The concentration of the hydroxide ion in the first strong base is N1V1, and in the second base is N2V2.

Total hydroxide ion concentration = N1V1 + N2V2

The total volume of the solution = V1 +V2

$$\begin{array}{l}[OH^-]=\frac{N1V1+N2V2}{V1+V2}\end{array}$$
$$\begin{array}{l}[H^+]=\frac{10^{-14}}{[OH^{-}]}\end{array}$$

From this, the pH of the solution can be calculated.

Also Read: Study the pH Change

### The Mixture of a Strong Acid and a Strong Base

On mixing, strong acid and strong base neutralisation (pH = 7) takes place. The resulting solution may be an acid or base, depending on the concentration.

Say, N1, V1 is the strength and volume, respectively, of the strong acid, and N2, V2 is the strength and volume, respectively, of the strong base.

• If, N1V1 > N2V2, resulting solution will be acidic, with
$$\begin{array}{l}[H^+]=\frac{N1V1-N2V2}{V1+V2}\end{array}$$
•  If, N1V1 ˂ N2V2, resulting solution will be basic, with
$$\begin{array}{l}[OH^-]=\frac{N2V2-N1V1}{V1+V2}\end{array}$$

### Weak Acid

Weak acids ionise partly, and Ostwald’s dilution law can be applied to calculate pH.

$$\begin{array}{l}HA\rightleftharpoons H^{+}+A^{-}\end{array}$$

Initial concentration, moles/l, C 0 0

At equilibrium, moles /l C(1-α) Cα Cα

So, acid ionisation constant = Ka

$$\begin{array}{l}=\frac{[H+][A-]}{HA}=\frac{(C\alpha +C\alpha)}{c(1-\alpha)}=\frac{c\alpha^{2}}{(1-\alpha)}\end{array}$$

(i) For very weak electrolytes, since α <<< 1, (1 – α ) = 1

$$\begin{array}{l}\therefore Ka=C\alpha^{2\;\;\;\;\;}\alpha = \sqrt{\frac{Ka}{c}}=\sqrt{KaV}\end{array}$$

(ii) Concentration [H+] of ion

$$\begin{array}{l}=C\alpha = \sqrt{CKa}=\sqrt{\frac{Ka}{V}}\end{array}$$

iii)

$$\begin{array}{l}pH=-\log\sqrt{CKa}=\frac{1}{2}(-\log Ka -\log C)\end{array}$$
;

$$\begin{array}{l}pH=\frac{1}{2}(pKa -\log C)\end{array}$$
Increasing dilution, increases ionization and pH

### The Mixture of Strong Acid and Weak Monoprotic Acid

Let C1 and C2 be the concentrations of the strong and weak acids. If α is the degree of dissociation in the mixture, then the hydrogen ion concentration = [H+] = C1+ C2*α.

The degree of dissociation of the weak acid will be less than the pure acid because of the higher [H+] from the strong acid. This is referred to as levelling effect. If the [H+] is less than 10-6 mole/l, hydrogen ion concentration from water also is to be added.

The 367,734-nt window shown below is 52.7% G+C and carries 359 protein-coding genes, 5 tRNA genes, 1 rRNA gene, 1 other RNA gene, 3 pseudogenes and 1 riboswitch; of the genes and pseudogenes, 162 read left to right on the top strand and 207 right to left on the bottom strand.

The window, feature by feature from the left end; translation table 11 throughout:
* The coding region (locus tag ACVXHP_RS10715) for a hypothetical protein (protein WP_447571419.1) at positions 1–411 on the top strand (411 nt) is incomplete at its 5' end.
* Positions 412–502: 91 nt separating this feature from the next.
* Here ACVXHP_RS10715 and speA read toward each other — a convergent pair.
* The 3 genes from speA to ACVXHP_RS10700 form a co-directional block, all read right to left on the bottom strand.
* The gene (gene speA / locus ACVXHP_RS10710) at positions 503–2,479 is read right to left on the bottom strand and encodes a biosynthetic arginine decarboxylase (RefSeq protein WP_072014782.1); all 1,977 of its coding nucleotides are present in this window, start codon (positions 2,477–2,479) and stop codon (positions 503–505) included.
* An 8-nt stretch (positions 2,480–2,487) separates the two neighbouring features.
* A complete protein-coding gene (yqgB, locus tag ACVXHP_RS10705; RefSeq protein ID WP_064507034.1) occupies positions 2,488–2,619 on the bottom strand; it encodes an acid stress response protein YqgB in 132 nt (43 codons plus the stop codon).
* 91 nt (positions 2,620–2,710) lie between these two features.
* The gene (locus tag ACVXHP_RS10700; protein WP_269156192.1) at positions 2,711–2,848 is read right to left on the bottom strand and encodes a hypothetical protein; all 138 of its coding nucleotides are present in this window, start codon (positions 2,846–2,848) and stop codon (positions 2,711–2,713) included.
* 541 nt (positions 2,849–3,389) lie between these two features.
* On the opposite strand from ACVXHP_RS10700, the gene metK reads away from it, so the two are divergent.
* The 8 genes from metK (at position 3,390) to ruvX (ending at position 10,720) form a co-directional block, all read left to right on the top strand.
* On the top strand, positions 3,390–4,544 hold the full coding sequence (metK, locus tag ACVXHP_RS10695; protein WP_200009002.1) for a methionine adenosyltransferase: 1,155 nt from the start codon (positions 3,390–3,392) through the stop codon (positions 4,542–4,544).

### The Mixture of Two Weak Monoprotic Acids

Say the two weak acids, HA1 and HA2, have concentrations C1 and C2 and degree of ionisation α1 and α2. Initial concentration, moles/l

At equilibrium, moles /l C1(1- α1) C1α1+ C2α2 C1α1 C2(1- α2) C1α1+ C2α2 C2α2

So,

$$\begin{array}{l}Ka=\frac{[H+][A-]}{[HA]}\;\;\;\;\;\;\;\;Ka1=\frac{c1\alpha 1(c1\alpha 1+c2\alpha 2)}{C1(1-\alpha)}\;\;\; Ka2=\frac{C2\alpha 2(1\alpha 1+C2\alpha 2)}{C2(1-\alpha2)}\end{array}$$

Since α is small, Ka1 = (C1α1+ C2α2) α1 Ka2 = (C1α1+ C2α22

$$\begin{array}{l}\alpha 1 = \frac{Ka1}{(C1\alpha 1+C2\alpha 2)}\;\;\;\;\alpha2=\frac{Ka2}{(C1\alpha1+C2\alpha2)}\end{array}$$
[H+] = C1α1+ C2α2
$$\begin{array}{l}=\sqrt{C1 Ka1+ C2 Ka2}\end{array}$$

Related Topics

## Frequently Asked Questions – FAQs

Q1

### What is the pH of an acidic solution?

The pH of an acidic solution is less than 7.
Q2

### What is the pH of a basic solution?

The pH of a basic solution is 8-14.
Q3

### Which pH value is considered neutral?

A pH value of 7 is considered neutral.
Q4

### What does the pH value indicate?

The pH value indicates the concentration of hydrogen ions in the solution.
Q5

### How is the pH value related to hydrogen ion concentration?

pH and hydrogen ion concentration are inversely proportional to each other. Lower the concentration of hydrogen ions, the higher the value of pH.
Test Your Knowledge on pH and Solutions